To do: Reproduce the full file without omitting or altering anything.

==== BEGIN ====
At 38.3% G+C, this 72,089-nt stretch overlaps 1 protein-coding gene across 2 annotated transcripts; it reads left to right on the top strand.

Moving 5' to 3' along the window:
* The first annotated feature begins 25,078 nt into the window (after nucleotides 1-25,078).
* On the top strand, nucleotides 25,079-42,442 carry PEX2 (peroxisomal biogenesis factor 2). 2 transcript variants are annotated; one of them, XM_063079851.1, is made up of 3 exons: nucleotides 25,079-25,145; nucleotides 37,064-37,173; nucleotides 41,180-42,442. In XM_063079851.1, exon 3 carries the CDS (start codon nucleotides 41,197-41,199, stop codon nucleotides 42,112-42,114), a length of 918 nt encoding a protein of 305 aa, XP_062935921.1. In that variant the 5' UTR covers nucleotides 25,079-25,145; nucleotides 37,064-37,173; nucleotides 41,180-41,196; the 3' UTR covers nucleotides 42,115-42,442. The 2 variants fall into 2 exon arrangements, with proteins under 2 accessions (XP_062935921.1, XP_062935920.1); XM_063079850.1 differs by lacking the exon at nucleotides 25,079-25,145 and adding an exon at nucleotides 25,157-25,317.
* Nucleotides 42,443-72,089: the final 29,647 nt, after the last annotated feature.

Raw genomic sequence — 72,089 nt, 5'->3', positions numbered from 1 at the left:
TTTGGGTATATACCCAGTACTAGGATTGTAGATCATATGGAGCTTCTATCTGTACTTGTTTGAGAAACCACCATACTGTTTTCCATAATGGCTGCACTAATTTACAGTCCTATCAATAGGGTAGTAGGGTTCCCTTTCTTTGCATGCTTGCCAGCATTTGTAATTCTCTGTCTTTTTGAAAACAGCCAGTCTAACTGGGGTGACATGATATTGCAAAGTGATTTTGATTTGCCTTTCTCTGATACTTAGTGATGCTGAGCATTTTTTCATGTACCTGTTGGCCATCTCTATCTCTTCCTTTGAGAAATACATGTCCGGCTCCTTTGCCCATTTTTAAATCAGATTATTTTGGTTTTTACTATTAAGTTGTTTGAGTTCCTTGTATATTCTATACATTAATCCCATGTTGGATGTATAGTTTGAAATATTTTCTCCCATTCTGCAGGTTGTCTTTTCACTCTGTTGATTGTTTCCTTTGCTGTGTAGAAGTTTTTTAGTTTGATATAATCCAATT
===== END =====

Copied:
At 38.3% G+C, this 72,089-nt stretch overlaps 1 protein-coding gene across 2 annotated transcripts; it reads left to right on the top strand.

Moving 5' to 3' along the window:
* The first annotated feature begins 25,078 nt into the window (after nucleotides 1-25,078).
* On the top strand, nucleotides 25,079-42,442 carry PEX2 (peroxisomal biogenesis factor 2). 2 transcript variants are annotated; one of them, XM_063079851.1, is made up of 3 exons: nucleotides 25,079-25,145; nucleotides 37,064-37,173; nucleotides 41,180-42,442. In XM_063079851.1, exon 3 carries the CDS (start codon nucleotides 41,197-41,199, stop codon nucleotides 42,112-42,114), a length of 918 nt encoding a protein of 305 aa, XP_062935921.1. In that variant the 5' UTR covers nucleotides 25,079-25,145; nucleotides 37,064-37,173; nucleotides 41,180-41,196; the 3' UTR covers nucleotides 42,115-42,442. The 2 variants fall into 2 exon arrangements, with proteins under 2 accessions (XP_062935921.1, XP_062935920.1); XM_063079850.1 differs by lacking the exon at nucleotides 25,079-25,145 and adding an exon at nucleotides 25,157-25,317.
* Nucleotides 42,443-72,089: the final 29,647 nt, after the last annotated feature.

Raw genomic sequence — 72,089 nt, 5'->3', positions numbered from 1 at the left:
TTTGGGTATATACCCAGTACTAGGATTGTAGATCATATGGAGCTTCTATCTGTACTTGTTTGAGAAACCACCATACTGTTTTCCATAATGGCTGCACTAATTTACAGTCCTATCAATAGGGTAGTAGGGTTCCCTTTCTTTGCATGCTTGCCAGCATTTGTAATTCTCTGTCTTTTTGAAAACAGCCAGTCTAACTGGGGTGACATGATATTGCAAAGTGATTTTGATTTGCCTTTCTCTGATACTTAGTGATGCTGAGCATTTTTTCATGTACCTGTTGGCCATCTCTATCTCTTCCTTTGAGAAATACATGTCCGGCTCCTTTGCCCATTTTTAAATCAGATTATTTTGGTTTTTACTATTAAGTTGTTTGAGTTCCTTGTATATTCTATACATTAATCCCATGTTGGATGTATAGTTTGAAATATTTTCTCCCATTCTGCAGGTTGTCTTTTCACTCTGTTGATTGTTTCCTTTGCTGTGTAGAAGTTTTTTAGTTTGATATAATCCAATT